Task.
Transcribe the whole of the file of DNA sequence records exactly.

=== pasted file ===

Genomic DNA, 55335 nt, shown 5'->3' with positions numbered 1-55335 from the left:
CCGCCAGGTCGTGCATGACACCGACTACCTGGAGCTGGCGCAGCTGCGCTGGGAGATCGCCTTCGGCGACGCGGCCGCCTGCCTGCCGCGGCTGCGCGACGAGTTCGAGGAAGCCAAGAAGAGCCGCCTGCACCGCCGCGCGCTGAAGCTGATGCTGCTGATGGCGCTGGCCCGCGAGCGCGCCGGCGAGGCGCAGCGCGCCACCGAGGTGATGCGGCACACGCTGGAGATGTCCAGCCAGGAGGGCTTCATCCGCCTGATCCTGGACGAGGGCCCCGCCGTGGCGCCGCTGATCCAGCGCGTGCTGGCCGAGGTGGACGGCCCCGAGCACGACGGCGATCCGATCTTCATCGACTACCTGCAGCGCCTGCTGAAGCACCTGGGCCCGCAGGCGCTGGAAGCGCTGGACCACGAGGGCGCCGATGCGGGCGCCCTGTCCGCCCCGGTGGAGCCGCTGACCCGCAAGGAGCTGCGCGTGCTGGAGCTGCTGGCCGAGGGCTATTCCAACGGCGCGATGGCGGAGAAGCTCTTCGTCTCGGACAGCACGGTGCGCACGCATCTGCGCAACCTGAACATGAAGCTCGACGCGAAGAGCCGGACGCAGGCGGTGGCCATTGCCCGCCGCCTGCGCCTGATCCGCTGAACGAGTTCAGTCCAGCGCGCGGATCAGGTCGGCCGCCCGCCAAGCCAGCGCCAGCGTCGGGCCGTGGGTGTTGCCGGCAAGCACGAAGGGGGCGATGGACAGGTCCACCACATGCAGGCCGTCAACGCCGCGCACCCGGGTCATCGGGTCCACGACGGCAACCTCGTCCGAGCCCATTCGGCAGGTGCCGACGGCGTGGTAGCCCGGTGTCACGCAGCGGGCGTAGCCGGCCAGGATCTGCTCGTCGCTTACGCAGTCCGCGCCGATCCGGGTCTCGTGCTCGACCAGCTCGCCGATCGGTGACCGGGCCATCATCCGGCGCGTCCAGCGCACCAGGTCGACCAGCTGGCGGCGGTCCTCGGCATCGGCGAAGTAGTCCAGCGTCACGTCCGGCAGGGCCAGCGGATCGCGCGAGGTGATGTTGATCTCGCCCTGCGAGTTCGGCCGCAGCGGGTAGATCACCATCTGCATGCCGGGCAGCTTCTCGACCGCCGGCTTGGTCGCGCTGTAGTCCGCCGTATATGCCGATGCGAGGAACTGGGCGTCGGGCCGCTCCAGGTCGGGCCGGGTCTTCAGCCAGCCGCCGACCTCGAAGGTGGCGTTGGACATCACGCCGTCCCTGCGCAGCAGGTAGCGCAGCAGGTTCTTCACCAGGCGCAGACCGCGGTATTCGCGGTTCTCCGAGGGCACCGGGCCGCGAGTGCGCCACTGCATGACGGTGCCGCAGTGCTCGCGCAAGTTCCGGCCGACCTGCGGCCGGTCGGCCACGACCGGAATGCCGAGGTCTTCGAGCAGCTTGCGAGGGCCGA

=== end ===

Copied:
Genomic DNA, 55335 nt, shown 5'->3' with positions numbered 1-55335 from the left:
CCGCCAGGTCGTGCATGACACCGACTACCTGGAGCTGGCGCAGCTGCGCTGGGAGATCGCCTTCGGCGACGCGGCCGCCTGCCTGCCGCGGCTGCGCGACGAGTTCGAGGAAGCCAAGAAGAGCCGCCTGCACCGCCGCGCGCTGAAGCTGATGCTGCTGATGGCGCTGGCCCGCGAGCGCGCCGGCGAGGCGCAGCGCGCCACCGAGGTGATGCGGCACACGCTGGAGATGTCCAGCCAGGAGGGCTTCATCCGCCTGATCCTGGACGAGGGCCCCGCCGTGGCGCCGCTGATCCAGCGCGTGCTGGCCGAGGTGGACGGCCCCGAGCACGACGGCGATCCGATCTTCATCGACTACCTGCAGCGCCTGCTGAAGCACCTGGGCCCGCAGGCGCTGGAAGCGCTGGACCACGAGGGCGCCGATGCGGGCGCCCTGTCCGCCCCGGTGGAGCCGCTGACCCGCAAGGAGCTGCGCGTGCTGGAGCTGCTGGCCGAGGGCTATTCCAACGGCGCGATGGCGGAGAAGCTCTTCGTCTCGGACAGCACGGTGCGCACGCATCTGCGCAACCTGAACATGAAGCTCGACGCGAAGAGCCGGACGCAGGCGGTGGCCATTGCCCGCCGCCTGCGCCTGATCCGCTGAACGAGTTCAGTCCAGCGCGCGGATCAGGTCGGCCGCCCGCCAAGCCAGCGCCAGCGTCGGGCCGTGGGTGTTGCCGGCAAGCACGAAGGGGGCGATGGACAGGTCCACCACATGCAGGCCGTCAACGCCGCGCACCCGGGTCATCGGGTCCACGACGGCAACCTCGTCCGAGCCCATTCGGCAGGTGCCGACGGCGTGGTAGCCCGGTGTCACGCAGCGGGCGTAGCCGGCCAGGATCTGCTCGTCGCTTACGCAGTCCGCGCCGATCCGGGTCTCGTGCTCGACCAGCTCGCCGATCGGTGACCGGGCCATCATCCGGCGCGTCCAGCGCACCAGGTCGACCAGCTGGCGGCGGTCCTCGGCATCGGCGAAGTAGTCCAGCGTCACGTCCGGCAGGGCCAGCGGATCGCGCGAGGTGATGTTGATCTCGCCCTGCGAGTTCGGCCGCAGCGGGTAGATCACCATCTGCATGCCGGGCAGCTTCTCGACCGCCGGCTTGGTCGCGCTGTAGTCCGCCGTATATGCCGATGCGAGGAACTGGGCGTCGGGCCGCTCCAGGTCGGGCCGGGTCTTCAGCCAGCCGCCGACCTCGAAGGTGGCGTTGGACATCACGCCGTCCCTGCGCAGCAGGTAGCGCAGCAGGTTCTTCACCAGGCGCAGACCGCGGTATTCGCGGTTCTCCGAGGGCACCGGGCCGCGAGTGCGCCACTGCATGACGGTGCCGCAGTGCTCGCGCAAGTTCCGGCCGACCTGCGGCCGGTCGGCCACGACCGGAATGCCGAGGTCTTCGAGCAGCTTGCGAGGGCCGA